Abstract

Purpose

This study aims to examine how the relative importance of a search versus a credence attribute, strategically addressed in a flu vaccination advertisement, varies as a function of message sidedness. A search attribute was designed to highlight the affordability of flu shots, and a credence attribute addressed the potential health benefits of flu vaccination.

Design/methodology/approach

Two experiments were designed to explore how the relative persuasiveness of search versus credence attributes varies as a function of message sidedness in the context of flu vaccination advertising. In Experiment 1, the search–credence attribute type was manipulated by addressing either the affordability (e.g. “Get free flu shots”) or indirect health benefits of flu vaccines (e.g. “Improve herd immunity/community health”). In Experiment 2, an individual-level credence attribute (e.g. “Strengthen your immune system”) was created and compared to the other two attribute conditions used in Experiment 1: a search versus a societal credence versus an individual credence attribute.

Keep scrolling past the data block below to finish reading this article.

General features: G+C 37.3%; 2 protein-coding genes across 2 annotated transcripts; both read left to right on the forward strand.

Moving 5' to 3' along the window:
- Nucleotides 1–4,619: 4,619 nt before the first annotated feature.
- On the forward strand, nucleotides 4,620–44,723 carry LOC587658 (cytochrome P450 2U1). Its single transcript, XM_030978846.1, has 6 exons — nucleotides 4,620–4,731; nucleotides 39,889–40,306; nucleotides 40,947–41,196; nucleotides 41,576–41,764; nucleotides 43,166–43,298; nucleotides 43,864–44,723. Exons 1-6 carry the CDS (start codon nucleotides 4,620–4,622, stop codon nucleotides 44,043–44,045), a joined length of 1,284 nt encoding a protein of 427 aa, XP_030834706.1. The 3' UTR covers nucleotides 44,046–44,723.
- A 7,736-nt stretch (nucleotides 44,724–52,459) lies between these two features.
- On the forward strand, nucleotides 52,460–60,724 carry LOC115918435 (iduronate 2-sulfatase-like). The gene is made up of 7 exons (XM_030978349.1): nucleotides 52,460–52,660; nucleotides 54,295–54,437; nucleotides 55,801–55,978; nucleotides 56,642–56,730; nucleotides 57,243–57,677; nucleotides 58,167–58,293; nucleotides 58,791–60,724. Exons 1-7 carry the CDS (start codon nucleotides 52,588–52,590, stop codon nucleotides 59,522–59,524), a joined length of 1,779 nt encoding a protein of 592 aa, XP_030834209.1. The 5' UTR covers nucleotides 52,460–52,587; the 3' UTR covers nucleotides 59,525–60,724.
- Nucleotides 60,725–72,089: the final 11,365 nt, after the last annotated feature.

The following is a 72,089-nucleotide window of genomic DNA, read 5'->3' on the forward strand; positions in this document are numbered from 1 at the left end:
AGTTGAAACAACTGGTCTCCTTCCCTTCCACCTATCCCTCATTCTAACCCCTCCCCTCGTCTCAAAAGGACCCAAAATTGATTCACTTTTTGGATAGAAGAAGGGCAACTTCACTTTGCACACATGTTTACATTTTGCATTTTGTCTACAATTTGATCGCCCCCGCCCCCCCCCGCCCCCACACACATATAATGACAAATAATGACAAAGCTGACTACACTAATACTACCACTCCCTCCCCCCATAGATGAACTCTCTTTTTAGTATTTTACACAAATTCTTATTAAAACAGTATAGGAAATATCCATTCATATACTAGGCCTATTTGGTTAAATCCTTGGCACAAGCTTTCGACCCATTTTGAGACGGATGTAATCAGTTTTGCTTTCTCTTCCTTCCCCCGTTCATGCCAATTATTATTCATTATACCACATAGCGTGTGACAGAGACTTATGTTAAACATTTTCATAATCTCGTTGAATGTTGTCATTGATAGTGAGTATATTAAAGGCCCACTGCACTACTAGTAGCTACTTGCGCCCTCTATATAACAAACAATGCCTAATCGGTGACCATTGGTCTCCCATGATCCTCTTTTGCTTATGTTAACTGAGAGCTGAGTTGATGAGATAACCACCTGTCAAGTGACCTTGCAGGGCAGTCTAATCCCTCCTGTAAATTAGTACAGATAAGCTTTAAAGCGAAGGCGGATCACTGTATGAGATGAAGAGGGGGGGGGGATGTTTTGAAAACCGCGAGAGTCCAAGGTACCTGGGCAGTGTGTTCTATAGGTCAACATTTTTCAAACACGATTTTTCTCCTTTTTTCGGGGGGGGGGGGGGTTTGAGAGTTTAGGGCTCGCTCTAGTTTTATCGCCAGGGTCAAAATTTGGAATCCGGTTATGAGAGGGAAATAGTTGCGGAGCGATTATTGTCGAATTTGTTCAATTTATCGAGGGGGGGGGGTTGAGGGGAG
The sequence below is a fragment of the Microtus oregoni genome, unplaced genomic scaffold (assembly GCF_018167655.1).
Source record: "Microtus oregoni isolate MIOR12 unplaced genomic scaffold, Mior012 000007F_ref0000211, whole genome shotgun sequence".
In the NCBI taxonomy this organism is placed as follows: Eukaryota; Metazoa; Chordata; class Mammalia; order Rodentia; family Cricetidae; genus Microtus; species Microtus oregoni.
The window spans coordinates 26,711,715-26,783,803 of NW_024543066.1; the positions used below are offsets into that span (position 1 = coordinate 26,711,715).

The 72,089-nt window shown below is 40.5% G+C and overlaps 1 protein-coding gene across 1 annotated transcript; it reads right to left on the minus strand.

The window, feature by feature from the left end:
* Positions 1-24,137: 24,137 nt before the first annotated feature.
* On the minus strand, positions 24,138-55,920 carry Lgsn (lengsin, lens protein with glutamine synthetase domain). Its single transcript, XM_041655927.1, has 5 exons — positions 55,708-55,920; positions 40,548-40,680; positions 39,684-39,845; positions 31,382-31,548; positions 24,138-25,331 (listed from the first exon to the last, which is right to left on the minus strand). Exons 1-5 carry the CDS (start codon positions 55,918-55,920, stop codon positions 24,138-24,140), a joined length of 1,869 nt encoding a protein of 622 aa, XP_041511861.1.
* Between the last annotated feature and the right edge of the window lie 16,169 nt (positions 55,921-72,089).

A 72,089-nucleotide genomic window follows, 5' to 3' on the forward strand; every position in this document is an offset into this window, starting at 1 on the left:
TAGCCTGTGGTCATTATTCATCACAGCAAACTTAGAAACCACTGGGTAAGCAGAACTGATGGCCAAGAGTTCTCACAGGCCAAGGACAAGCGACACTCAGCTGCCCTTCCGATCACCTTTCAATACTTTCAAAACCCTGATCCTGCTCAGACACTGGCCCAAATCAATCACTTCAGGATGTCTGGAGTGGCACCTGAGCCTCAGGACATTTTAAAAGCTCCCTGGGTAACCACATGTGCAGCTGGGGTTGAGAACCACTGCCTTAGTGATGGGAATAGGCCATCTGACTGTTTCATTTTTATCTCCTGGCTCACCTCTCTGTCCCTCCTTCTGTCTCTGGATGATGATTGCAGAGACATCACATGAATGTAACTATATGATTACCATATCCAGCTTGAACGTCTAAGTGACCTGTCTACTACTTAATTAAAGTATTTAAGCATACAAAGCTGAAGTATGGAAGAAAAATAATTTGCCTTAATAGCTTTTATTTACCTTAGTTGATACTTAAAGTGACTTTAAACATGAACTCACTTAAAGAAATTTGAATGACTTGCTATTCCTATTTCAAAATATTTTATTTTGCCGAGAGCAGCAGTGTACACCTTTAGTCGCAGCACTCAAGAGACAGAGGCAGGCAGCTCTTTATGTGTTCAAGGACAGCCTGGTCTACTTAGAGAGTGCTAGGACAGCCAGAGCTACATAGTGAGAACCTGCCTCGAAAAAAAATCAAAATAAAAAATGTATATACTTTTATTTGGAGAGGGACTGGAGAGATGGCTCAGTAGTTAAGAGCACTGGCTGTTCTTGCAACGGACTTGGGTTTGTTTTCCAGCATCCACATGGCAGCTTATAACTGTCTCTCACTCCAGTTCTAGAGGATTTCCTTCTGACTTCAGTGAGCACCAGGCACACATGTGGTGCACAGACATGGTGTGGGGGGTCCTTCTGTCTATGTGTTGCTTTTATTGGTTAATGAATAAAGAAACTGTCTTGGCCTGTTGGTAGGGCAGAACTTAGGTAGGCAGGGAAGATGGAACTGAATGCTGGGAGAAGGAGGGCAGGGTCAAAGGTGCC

Findings

Experiment 1 (N = 114) revealed the relative advantage of a search attribute (free flu shots) in the two-sided persuasion. Experiment 2 (N = 193) indicated that the persuasive impact of a societal credence attribute (herd immunity/community health) was greater in the two-sided message condition (vs one-sided message condition).

Originality/value

Relatively little research has examined how consumers respond to strategic flu prevention and vaccination messages promoting either credence or search attributes. Motivated by the need to investigate the relative effectiveness of stressing “herd immunity” versus “free flu shots” in flu vaccination advertising, this study examines how the effects of these distinct attributes on flu vaccination judgments differ between two-sided (e.g. “No vaccine is 100% effective”) and one-sided persuasion.

Details

International Journal of Pharmaceutical and Healthcare Marketing, vol. 15 no. 2
Type: Research Article
ISSN: 1750-6123

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Open Access